pages = "248--259",
journal = "Journal of Cancer Survivorship",
issn = "1932-2259",
publisher = "Springer New York",
number = "2",

}

Oncology providers’ evaluation of the use of an automatically generated cancer survivorship care plan : Longitudinal results from the ROGY Care trial. / Nicolaije, K.A.H.; Ezendam, N.P.M.; Vos, M.C.; Pijnenborg, J.M.A.; van de Poll-Franse, L.V.; Kruitwagen, R.

In: Journal of Cancer Survivorship, Vol. 8, No. 2, 2014, p. 248-259.

Research output: Contribution to journalArticleScientificpeer-review

TY - JOUR

T1 - Oncology providers’ evaluation of the use of an automatically generated cancer survivorship care plan

T2 - Longitudinal results from the ROGY Care trial

AU - Nicolaije, K.A.H.

AU - Ezendam, N.P.M.

AU - Vos, M.C.

AU - Pijnenborg, J.M.A.

AU - van de Poll-Franse, L.V.

AU - Kruitwagen, R.

PY - 2014

Y1 - 2014

N2 - PurposePrevious studies have merely investigated oncology providers’ a priori attitudes toward SCPs. The purpose of the current study was to longitudinally evaluate oncology providers’ expectations and actual experiences with the use of an automatically generated Survivorship Care Plan (SCP) in daily clinical practice.MethodsBetween April 2011 and October 2012, the participating oncology providers (i.e., gynecologists, gynecologic oncologists, oncology nurses) provided usual care or SCP care to 222 endometrial and 85 ovarian cancer patients included in the Registrationsystem Oncological GYnecology (ROGY) Care trial. All (n = 43) oncology providers in both arms were requested to complete a questionnaire before and after patient inclusion regarding their expectations and evaluation of SCP care.ResultsBefore patient inclusion, 38 (88 %; 21 SCP, 17 usual care), and after patient inclusion, 35 (83 %; 20 SCP, 15 usual care) oncology providers returned the questionnaire. After patient inclusion, oncology providers were generally satisfied with the SCP (M = 7.1, SD = 1.3, with 1 = not at all–10 = very much) and motivated to keep using the SCP (M = 7.9, SD = 1.5). Most providers (64 %) encountered barriers. Twenty-five percent felt they used more time for consultations (M = 7.3 min, SD = 4.6). However, self-reported consultation time did not differ between before (M = 21.8 min, SD = 11.6) and after patient inclusion (M = 18.7, SD = 10.6; p = 0.22) or between SCP care (M = 18.5, SD = 10.3) and usual care (M = 22.0, SD = 12.2; p = 0.21).ConclusionsOncology providers using the SCP were generally satisfied and motivated to keep using the SCP. However, the findings of the current study suggest that even when the SCP can be generated automatically, oncology providers still have difficulties with finding the time to discuss the SCP with their patients.Implications for Cancer SurvivorsIf SCP care is indeed effective, overcoming the perceived barriers is needed before large-scale implementation in order for cancer survivors to fully benefit from the potential advantages of SCPs.Keywords: Survivorship Care Plan, Cancer survivors, Oncology providers, Barriers, Implementation, ROGY Care

AB - PurposePrevious studies have merely investigated oncology providers’ a priori attitudes toward SCPs. The purpose of the current study was to longitudinally evaluate oncology providers’ expectations and actual experiences with the use of an automatically generated Survivorship Care Plan (SCP) in daily clinical practice.MethodsBetween April 2011 and October 2012, the participating oncology providers (i.e., gynecologists, gynecologic oncologists, oncology nurses) provided usual care or SCP care to 222 endometrial and 85 ovarian cancer patients included in the Registrationsystem Oncological GYnecology (ROGY) Care trial. All (n = 43) oncology providers in both arms were requested to complete a questionnaire before and after patient inclusion regarding their expectations and evaluation of SCP care.ResultsBefore patient inclusion, 38 (88 %; 21 SCP, 17 usual care), and after patient inclusion, 35 (83 %; 20 SCP, 15 usual care) oncology providers returned the questionnaire. After patient inclusion, oncology providers were generally satisfied with the SCP (M = 7.1, SD = 1.3, with 1 = not at all–10 = very much) and motivated to keep using the SCP (M = 7.9, SD = 1.5). Most providers (64 %) encountered barriers. Twenty-five percent felt they used more time for consultations (M = 7.3 min, SD = 4.6). However, self-reported consultation time did not differ between before (M = 21.8 min, SD = 11.6) and after patient inclusion (M = 18.7, SD = 10.6; p = 0.22) or between SCP care (M = 18.5, SD = 10.3) and usual care (M = 22.0, SD = 12.2; p = 0.21).ConclusionsOncology providers using the SCP were generally satisfied and motivated to keep using the SCP. However, the findings of the current study suggest that even when the SCP can be generated automatically, oncology providers still have difficulties with finding the time to discuss the SCP with their patients.Implications for Cancer SurvivorsIf SCP care is indeed effective, overcoming the perceived barriers is needed before large-scale implementation in order for cancer survivors to fully benefit from the potential advantages of SCPs.Keywords: Survivorship Care Plan, Cancer survivors, Oncology providers, Barriers, Implementation, ROGY Care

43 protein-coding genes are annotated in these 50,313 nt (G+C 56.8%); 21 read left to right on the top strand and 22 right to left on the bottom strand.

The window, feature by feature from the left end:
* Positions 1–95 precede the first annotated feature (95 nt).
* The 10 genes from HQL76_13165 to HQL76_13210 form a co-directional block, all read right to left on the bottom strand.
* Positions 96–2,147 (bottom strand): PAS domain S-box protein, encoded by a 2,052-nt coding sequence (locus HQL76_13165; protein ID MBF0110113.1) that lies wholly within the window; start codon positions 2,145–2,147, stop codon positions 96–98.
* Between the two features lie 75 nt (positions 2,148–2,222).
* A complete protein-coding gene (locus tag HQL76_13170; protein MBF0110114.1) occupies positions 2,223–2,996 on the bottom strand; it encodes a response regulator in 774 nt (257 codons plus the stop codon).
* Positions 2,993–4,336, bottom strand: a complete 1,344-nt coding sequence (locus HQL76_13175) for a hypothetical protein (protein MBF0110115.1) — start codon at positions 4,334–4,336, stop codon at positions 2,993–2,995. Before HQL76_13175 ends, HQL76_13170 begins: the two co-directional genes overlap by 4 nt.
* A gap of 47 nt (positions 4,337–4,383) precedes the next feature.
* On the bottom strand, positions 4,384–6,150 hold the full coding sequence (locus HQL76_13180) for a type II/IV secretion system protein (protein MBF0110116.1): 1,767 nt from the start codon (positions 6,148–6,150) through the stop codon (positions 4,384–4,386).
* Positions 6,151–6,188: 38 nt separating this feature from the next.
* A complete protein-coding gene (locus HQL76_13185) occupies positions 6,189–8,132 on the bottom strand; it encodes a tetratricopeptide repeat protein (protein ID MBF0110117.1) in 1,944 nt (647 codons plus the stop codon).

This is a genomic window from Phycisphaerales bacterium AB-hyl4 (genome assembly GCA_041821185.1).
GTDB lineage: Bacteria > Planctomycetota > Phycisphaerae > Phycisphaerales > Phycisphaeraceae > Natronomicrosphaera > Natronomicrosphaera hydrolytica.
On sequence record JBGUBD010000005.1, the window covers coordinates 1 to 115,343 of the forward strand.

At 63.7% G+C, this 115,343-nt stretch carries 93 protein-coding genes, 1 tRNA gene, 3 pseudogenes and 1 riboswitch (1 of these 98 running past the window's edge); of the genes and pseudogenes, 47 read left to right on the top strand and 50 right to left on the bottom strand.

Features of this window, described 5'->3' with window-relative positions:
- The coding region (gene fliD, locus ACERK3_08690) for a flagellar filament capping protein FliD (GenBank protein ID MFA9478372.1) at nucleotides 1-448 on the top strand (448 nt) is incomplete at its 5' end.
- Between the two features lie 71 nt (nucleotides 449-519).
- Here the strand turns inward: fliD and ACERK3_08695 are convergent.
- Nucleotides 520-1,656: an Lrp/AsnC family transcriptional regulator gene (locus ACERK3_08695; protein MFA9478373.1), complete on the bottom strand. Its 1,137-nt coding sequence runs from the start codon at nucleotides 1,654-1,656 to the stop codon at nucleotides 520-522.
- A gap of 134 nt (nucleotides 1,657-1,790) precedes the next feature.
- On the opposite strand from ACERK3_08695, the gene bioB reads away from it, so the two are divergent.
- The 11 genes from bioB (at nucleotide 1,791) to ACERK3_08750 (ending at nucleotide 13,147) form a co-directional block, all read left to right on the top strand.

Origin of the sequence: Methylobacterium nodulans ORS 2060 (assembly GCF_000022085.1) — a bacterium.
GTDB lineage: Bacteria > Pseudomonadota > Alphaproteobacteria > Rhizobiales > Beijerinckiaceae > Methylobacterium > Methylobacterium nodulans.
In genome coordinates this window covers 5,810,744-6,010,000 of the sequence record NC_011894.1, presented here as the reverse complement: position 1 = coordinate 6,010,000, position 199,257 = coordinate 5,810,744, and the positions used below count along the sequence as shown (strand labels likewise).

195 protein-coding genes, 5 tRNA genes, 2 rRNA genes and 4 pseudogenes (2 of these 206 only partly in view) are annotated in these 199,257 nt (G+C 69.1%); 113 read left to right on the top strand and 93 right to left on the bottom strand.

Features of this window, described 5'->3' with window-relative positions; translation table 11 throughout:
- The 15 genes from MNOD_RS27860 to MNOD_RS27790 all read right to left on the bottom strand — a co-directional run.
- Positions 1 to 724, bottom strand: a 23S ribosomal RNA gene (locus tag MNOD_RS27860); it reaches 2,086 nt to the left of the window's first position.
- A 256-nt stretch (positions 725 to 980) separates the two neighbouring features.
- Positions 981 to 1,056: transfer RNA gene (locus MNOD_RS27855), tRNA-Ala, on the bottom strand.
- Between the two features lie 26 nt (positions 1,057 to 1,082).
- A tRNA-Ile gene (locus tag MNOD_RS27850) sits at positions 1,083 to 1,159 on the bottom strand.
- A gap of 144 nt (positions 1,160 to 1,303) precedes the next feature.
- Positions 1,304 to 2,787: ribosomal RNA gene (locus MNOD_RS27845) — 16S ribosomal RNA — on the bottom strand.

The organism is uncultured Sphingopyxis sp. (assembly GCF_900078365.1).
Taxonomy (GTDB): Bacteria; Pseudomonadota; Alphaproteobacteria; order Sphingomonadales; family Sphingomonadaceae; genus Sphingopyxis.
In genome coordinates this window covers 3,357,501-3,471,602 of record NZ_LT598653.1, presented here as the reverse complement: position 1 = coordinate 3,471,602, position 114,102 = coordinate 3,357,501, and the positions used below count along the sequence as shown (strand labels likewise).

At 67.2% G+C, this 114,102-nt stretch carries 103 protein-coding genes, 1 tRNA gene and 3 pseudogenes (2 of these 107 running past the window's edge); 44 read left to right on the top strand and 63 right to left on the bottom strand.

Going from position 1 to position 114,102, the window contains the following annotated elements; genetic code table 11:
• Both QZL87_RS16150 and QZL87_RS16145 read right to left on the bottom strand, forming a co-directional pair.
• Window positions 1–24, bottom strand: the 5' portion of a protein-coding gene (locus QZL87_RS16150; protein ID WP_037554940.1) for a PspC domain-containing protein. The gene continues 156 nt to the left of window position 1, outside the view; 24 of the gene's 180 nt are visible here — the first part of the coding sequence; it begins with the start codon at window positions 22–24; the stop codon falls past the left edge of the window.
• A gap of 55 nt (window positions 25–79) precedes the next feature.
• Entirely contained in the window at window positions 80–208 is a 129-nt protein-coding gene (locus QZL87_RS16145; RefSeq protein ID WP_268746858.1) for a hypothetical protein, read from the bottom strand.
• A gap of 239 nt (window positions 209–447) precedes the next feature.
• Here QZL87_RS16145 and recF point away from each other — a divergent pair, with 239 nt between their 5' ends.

U2 - 10.1007/s11764-013-0327-1

DO - 10.1007/s11764-013-0327-1

M3 - Article

VL - 8

SP - 248

EP - 259

JO - Journal of Cancer Survivorship

JF - Journal of Cancer Survivorship

SN - 1932-2259

IS - 2

ER -